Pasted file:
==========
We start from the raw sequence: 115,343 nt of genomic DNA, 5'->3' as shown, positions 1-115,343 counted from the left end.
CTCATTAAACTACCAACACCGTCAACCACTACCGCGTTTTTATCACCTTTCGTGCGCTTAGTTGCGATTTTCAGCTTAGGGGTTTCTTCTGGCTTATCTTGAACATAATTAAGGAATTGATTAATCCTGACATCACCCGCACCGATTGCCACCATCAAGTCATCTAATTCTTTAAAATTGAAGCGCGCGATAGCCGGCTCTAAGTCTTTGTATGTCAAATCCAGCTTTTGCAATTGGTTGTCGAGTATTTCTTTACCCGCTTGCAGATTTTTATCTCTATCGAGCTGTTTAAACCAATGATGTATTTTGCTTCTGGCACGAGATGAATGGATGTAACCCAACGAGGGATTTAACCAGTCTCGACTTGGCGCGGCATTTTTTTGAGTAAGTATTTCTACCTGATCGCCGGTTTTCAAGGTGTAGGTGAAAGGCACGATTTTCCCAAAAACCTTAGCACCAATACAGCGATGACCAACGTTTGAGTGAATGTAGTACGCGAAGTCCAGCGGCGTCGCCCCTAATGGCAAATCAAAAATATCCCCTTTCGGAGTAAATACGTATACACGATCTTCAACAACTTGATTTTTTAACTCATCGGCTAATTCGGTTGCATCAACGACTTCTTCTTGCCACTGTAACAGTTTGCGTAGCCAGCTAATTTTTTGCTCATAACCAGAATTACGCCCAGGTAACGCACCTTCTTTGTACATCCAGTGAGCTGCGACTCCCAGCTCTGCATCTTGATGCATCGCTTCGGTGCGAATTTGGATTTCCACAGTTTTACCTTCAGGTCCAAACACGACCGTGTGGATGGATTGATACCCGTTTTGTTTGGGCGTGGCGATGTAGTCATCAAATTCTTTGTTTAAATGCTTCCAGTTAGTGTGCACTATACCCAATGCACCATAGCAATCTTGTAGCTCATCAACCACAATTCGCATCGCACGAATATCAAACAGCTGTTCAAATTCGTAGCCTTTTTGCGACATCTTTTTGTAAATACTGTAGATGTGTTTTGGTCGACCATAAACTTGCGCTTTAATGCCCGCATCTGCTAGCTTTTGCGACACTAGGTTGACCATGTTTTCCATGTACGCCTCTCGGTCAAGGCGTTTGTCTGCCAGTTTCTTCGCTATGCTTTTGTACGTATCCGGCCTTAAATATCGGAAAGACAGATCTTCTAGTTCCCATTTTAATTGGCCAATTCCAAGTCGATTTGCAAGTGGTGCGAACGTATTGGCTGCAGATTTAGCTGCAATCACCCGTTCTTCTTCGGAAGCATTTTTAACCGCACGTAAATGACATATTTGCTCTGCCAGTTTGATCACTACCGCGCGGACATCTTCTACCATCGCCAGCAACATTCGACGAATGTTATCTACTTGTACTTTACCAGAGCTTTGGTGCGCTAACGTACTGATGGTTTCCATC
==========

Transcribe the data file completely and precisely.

We start from the raw sequence: 115,343 nt of genomic DNA, 5'->3' as shown, positions 1-115,343 counted from the left end.
CTCATTAAACTACCAACACCGTCAACCACTACCGCGTTTTTATCACCTTTCGTGCGCTTAGTTGCGATTTTCAGCTTAGGGGTTTCTTCTGGCTTATCTTGAACATAATTAAGGAATTGATTAATCCTGACATCACCCGCACCGATTGCCACCATCAAGTCATCTAATTCTTTAAAATTGAAGCGCGCGATAGCCGGCTCTAAGTCTTTGTATGTCAAATCCAGCTTTTGCAATTGGTTGTCGAGTATTTCTTTACCCGCTTGCAGATTTTTATCTCTATCGAGCTGTTTAAACCAATGATGTATTTTGCTTCTGGCACGAGATGAATGGATGTAACCCAACGAGGGATTTAACCAGTCTCGACTTGGCGCGGCATTTTTTTGAGTAAGTATTTCTACCTGATCGCCGGTTTTCAAGGTGTAGGTGAAAGGCACGATTTTCCCAAAAACCTTAGCACCAATACAGCGATGACCAACGTTTGAGTGAATGTAGTACGCGAAGTCCAGCGGCGTCGCCCCTAATGGCAAATCAAAAATATCCCCTTTCGGAGTAAATACGTATACACGATCTTCAACAACTTGATTTTTTAACTCATCGGCTAATTCGGTTGCATCAACGACTTCTTCTTGCCACTGTAACAGTTTGCGTAGCCAGCTAATTTTTTGCTCATAACCAGAATTACGCCCAGGTAACGCACCTTCTTTGTACATCCAGTGAGCTGCGACTCCCAGCTCTGCATCTTGATGCATCGCTTCGGTGCGAATTTGGATTTCCACAGTTTTACCTTCAGGTCCAAACACGACCGTGTGGATGGATTGATACCCGTTTTGTTTGGGCGTGGCGATGTAGTCATCAAATTCTTTGTTTAAATGCTTCCAGTTAGTGTGCACTATACCCAATGCACCATAGCAATCTTGTAGCTCATCAACCACAATTCGCATCGCACGAATATCAAACAGCTGTTCAAATTCGTAGCCTTTTTGCGACATCTTTTTGTAAATACTGTAGATGTGTTTTGGTCGACCATAAACTTGCGCTTTAATGCCCGCATCTGCTAGCTTTTGCGACACTAGGTTGACCATGTTTTCCATGTACGCCTCTCGGTCAAGGCGTTTGTCTGCCAGTTTCTTCGCTATGCTTTTGTACGTATCCGGCCTTAAATATCGGAAAGACAGATCTTCTAGTTCCCATTTTAATTGGCCAATTCCAAGTCGATTTGCAAGTGGTGCGAACGTATTGGCTGCAGATTTAGCTGCAATCACCCGTTCTTCTTCGGAAGCATTTTTAACCGCACGTAAATGACATATTTGCTCTGCCAGTTTGATCACTACCGCGCGGACATCTTCTACCATCGCCAGCAACATTCGACGAATGTTATCTACTTGTACTTTACCAGAGCTTTGGTGCGCTAACGTACTGATGGTTTCCATC